Head of group: Giacomo Indiveri
Location of group: Zurich, Switzerland
Number of faculty: 1
Number of researchers/postdocs: 2
Number of doctoral students: 7
Number of masters students: 3
The NCS group was established in early 2009 at the Institute of Neuroinformatics to study and develop computational models, hybrid analog/digital VLSI circuits, and multi-chip event-based systems for implementing Neuromorphic Cognitive Systems.
What is a neuromorphic cognitive system and what is neuromorphic cognition? We don't have a comprehensive answer to these questions yet. But are work is aimed at bridging the gap from simple reactive neuromorphic sensory-motor systems to ones that are cognitive in quality: e.g. neuromorphic architectures that can reason about the actions to take, in response to combinations of external stimuli, internal states, and behavioral objectives.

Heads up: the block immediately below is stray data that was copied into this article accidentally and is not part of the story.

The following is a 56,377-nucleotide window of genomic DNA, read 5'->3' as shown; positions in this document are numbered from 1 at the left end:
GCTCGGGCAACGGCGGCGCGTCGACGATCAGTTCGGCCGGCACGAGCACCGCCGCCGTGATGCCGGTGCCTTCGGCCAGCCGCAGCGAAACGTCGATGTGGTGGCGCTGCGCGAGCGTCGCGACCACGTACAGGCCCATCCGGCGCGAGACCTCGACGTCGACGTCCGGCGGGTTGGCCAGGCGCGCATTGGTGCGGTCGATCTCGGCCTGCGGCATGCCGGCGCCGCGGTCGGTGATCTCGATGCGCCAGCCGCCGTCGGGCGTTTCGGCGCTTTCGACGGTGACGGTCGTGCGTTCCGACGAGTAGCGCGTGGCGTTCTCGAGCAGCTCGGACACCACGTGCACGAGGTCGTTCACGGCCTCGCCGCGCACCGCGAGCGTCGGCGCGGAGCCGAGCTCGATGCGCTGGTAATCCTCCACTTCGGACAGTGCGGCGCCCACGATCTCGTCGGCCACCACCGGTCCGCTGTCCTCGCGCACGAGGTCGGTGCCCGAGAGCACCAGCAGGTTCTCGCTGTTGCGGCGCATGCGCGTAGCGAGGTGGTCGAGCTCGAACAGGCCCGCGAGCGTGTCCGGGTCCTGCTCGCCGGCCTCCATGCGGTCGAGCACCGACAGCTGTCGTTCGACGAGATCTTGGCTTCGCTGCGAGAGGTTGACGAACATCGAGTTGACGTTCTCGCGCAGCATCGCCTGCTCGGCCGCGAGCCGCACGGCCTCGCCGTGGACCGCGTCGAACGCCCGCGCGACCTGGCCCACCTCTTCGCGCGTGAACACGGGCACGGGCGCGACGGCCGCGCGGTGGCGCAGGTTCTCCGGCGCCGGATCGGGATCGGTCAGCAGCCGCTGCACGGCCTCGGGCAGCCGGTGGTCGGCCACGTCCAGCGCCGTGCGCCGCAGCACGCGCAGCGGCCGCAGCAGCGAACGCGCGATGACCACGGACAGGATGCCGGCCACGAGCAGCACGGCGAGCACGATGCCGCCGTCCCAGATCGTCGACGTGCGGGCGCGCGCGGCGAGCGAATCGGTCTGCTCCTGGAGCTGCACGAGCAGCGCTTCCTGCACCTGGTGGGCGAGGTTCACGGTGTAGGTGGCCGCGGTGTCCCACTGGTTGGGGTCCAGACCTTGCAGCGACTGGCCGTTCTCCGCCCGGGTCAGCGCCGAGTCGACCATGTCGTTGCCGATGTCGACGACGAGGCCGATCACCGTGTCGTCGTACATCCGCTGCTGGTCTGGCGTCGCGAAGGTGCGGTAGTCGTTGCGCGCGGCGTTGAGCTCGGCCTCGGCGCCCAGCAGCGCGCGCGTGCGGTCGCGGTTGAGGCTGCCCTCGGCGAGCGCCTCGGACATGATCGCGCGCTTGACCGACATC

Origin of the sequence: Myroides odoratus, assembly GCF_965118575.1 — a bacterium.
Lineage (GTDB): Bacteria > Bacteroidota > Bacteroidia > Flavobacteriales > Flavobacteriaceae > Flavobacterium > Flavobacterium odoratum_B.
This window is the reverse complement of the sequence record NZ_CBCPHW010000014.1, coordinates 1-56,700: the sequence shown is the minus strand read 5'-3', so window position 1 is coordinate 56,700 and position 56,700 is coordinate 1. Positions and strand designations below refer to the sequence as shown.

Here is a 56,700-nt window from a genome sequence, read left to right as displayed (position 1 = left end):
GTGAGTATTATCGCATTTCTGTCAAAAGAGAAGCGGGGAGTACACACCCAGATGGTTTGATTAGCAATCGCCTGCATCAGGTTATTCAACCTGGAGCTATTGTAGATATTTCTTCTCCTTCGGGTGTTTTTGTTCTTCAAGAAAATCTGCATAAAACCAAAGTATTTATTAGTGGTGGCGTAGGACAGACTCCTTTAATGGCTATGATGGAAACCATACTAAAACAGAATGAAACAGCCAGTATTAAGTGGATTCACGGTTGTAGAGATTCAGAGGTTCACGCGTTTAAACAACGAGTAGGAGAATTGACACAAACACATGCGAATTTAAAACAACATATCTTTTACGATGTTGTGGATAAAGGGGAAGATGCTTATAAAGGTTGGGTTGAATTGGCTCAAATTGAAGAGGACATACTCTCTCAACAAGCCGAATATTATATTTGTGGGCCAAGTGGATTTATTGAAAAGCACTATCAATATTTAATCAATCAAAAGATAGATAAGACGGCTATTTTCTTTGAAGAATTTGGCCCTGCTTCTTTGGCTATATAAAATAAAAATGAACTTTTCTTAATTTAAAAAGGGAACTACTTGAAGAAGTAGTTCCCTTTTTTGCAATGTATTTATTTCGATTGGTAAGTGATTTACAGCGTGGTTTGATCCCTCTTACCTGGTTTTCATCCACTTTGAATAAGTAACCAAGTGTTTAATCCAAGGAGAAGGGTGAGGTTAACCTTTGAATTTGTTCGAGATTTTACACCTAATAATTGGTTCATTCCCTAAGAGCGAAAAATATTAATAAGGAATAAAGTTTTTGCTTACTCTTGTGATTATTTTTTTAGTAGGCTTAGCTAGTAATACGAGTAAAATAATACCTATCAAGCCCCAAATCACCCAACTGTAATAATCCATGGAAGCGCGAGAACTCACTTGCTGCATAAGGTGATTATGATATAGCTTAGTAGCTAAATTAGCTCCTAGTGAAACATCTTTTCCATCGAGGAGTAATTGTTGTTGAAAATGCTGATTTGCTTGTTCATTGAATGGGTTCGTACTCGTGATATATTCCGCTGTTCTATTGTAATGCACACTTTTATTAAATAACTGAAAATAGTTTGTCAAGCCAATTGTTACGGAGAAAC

We focus on analog/digital VLSI architectures that use the physics of silicon to reproduce the biophysics of biological neural systems, and multi-chip systems that communicate using asynchronous event-based signals (spikes).
Our main contributions to neuromorphic VLSI technology consist of novel low-power silicon neuron circuits, dynamic silicon synapses, hybrid analog/digital spike-based learning mechanisms, soft winner-take-all networks, and asynchronous digital communication circuits and systems.
G. Indiveri, E. Chicca, and R. Douglas, Artificial cognitive systems: From VLSI networks of spiking neurons to neuromorphic cognition, Cognitive Computation, 1(2), pp. 119-127, March 2009.
S. Mitra, and G. Indiveri, Spike-based synaptic plasticity and classification on VLSI, The Neuromorphic Engineer, April 2009. DOI: 10.2417:1200904.1636.
G. Indiveri, Neuromorphic VLSI Models of Selective Attention: From Single Chip Vision Sensors to Multi-chip Systems, Sensors 8, pp. 5352-5375, September 2008.
G. Indiveri, S.-C. Liu, T. Delbruck, and R. Douglas, The New Encyclopedia of Neuroscience, chapter on Neuromorphic systems, pp. 521-528, Larry Squire et al. (Eds.), Elsevier, 2008.
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